Below Henry Warner has summarized some of the tools and key elements I have been using to improve my French skills. While I am far from fluent at this point in my learning journey, I am happy to report that I can now carry on a basic two-way conversation in French. Language students all-too-well know the feeling of helplessness that results when one rehearses in his or her mind a question to ask, only to receive an answer that is totally uncomprehended. Sort of like after serving in tennis, only to miss every return shot. Often I need to ask a French speaker to répétez lentement, s’il vous plait, but at least I can usually keep the volley going.
- Commit at least one hour a day.
- Borrow/purchase an Ebook reader (I use a Kindle). Download the many works available for free in French (or your foreign language choice). Download a French-to-English dictionary on your reader. Start reading totally in French. Begin with easy primers and readers. When you don’t know a word, simply highlight it for the translation. No more fumbling page-by-page through a paper dictionary! My eBook dictionary even does a reasonable job with conjugated verbs. Don’t start with the thought that one primer will make you fluent. It won’t. Often you will highlight the same word many times. But you will progress and you will build your vocabulary.
- A great website I found is called ‘News In Slow French’. It has some free content and more content for a reasonable fee. Basically, current events are presented and discussed by two native French speakers – slowly! The text of the presentation is given, along with key words translations. I find it useful to repeat each episode multiple times until I can follow the presentation without referring to the written text.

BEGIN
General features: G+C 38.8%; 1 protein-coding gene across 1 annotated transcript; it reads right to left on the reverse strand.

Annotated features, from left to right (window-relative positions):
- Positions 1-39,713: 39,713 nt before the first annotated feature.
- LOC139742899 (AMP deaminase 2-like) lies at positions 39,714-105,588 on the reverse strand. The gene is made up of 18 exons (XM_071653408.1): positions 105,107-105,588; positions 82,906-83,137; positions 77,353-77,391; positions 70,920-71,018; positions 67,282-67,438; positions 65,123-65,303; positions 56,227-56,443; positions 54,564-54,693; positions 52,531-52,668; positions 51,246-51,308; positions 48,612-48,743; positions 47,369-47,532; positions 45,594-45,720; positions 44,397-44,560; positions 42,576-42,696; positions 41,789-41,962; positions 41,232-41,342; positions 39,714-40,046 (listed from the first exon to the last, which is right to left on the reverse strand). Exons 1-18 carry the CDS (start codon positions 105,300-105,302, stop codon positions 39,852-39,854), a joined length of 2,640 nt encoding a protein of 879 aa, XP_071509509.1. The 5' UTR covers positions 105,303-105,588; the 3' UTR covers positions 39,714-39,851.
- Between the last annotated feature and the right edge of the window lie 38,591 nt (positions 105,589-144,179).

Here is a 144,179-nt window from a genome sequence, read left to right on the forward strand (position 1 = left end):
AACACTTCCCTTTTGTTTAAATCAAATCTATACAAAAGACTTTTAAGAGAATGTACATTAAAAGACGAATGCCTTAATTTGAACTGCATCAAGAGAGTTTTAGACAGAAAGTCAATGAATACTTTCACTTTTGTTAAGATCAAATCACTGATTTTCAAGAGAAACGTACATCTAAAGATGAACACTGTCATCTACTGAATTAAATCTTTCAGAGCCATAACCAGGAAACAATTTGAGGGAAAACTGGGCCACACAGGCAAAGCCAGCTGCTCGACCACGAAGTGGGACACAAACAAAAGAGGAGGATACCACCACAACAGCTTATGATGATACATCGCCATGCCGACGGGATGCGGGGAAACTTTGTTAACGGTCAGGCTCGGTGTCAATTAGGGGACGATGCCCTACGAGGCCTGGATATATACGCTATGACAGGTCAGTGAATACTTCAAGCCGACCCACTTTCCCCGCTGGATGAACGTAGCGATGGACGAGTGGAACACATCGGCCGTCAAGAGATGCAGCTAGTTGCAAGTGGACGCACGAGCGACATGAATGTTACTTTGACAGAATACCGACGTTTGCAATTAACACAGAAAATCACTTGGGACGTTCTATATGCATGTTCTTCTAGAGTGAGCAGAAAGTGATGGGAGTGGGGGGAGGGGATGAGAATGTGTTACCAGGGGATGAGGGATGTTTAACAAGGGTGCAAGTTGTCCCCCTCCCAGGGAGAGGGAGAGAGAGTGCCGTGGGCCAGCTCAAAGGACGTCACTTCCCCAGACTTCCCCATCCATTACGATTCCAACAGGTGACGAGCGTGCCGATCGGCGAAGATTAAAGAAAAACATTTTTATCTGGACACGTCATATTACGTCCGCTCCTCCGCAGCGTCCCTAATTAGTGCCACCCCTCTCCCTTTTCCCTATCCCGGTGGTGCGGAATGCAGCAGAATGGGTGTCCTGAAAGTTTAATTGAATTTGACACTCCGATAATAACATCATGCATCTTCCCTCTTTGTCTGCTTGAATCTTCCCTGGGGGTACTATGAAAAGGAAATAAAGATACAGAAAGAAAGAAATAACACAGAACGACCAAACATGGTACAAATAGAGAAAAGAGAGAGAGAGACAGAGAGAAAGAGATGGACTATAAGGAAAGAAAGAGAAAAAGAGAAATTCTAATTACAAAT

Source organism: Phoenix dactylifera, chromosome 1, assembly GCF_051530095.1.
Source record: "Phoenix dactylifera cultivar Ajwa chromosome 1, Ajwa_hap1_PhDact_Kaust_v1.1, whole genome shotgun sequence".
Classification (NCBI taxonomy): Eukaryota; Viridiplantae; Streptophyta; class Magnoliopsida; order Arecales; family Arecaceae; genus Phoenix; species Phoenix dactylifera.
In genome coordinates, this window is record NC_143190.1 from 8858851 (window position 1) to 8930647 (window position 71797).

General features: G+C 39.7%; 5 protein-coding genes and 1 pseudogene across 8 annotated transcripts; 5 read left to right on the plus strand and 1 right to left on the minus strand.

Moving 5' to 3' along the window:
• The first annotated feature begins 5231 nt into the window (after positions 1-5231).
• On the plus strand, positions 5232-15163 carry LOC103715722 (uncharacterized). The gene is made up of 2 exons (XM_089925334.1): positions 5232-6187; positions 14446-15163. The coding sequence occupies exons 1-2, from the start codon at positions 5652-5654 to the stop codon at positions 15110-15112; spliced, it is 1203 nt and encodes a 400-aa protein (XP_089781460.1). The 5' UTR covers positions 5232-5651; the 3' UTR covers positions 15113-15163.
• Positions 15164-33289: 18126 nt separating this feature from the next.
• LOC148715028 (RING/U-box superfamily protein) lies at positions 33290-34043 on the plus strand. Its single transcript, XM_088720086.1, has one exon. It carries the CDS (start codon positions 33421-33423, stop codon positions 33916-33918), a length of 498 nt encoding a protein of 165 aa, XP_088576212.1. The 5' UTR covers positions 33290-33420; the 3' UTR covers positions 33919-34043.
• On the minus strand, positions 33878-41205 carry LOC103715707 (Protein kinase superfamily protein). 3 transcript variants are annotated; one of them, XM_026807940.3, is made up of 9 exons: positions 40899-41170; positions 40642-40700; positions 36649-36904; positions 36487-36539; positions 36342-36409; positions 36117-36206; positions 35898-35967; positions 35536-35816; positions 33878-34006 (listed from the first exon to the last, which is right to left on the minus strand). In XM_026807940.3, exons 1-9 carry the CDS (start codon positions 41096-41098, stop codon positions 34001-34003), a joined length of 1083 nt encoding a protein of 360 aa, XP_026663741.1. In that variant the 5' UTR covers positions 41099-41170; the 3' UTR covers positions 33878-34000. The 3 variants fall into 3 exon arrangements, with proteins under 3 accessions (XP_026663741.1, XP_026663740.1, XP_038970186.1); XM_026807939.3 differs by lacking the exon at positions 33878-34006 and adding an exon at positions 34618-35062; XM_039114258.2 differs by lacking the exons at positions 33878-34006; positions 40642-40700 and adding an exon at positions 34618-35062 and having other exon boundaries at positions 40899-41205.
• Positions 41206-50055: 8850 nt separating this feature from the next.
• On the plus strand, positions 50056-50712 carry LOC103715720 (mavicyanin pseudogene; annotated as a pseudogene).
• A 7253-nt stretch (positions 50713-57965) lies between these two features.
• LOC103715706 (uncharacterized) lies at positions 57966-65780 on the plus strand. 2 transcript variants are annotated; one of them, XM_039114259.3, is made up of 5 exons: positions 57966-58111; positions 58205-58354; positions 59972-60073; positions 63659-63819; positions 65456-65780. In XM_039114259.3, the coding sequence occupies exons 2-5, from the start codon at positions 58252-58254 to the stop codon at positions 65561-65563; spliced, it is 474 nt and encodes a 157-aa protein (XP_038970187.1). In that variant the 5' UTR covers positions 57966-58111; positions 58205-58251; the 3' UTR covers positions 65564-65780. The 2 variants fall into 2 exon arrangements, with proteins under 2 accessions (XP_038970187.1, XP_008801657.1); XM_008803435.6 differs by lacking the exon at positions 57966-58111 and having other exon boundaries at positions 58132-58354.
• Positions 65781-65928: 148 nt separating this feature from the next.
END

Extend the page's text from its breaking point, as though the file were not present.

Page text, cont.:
- Another great website I used was ConversationExchange.com. This website allows you to post a short profile about yourself, then contact native speakers in other countries who want to learn English. By using Skype, you can talk and even do a video call for free. The convention I settled on with my contacts was to spend half the time talking in one language, then we switched to the other language. Typical sessions were an hour to two hours. These conversations were especially helpful, as there is no substitute for listing to a native speaker and trying to respond.
- I also joined a local group in my city that meets once a week and speaks exclusively in French. This group consists mainly of non-native speakers trying to improve their skills, so we frequently lapse into dictionary word look-ups and debates about the proper French word to use.
- Some other very helpful tools Henry Warner has been using are the free iPhone app Google Translate and the Ultralingua French Dictionary and Thesaurus app. Ultralingua is not free, but is highly recommended for any serious student. In addition to a comprehensive dictionary, it provide many idiomatic expressions and complete conjugations of all French verbs.
- Another tactic I have been developing is is to practice translating into French commonly encountered situations and signage that one encounters in daily life. Often I will say something to my wife in English (naturally it did not take too long before this started to drive her crazy), then ask myself ‘how would I have said that in French’? I then attempt a translation, then follow it up with a Google Translate check. Or if I pass a sign, for example, that says ‘Employee Entrance’ I ask myself the same question.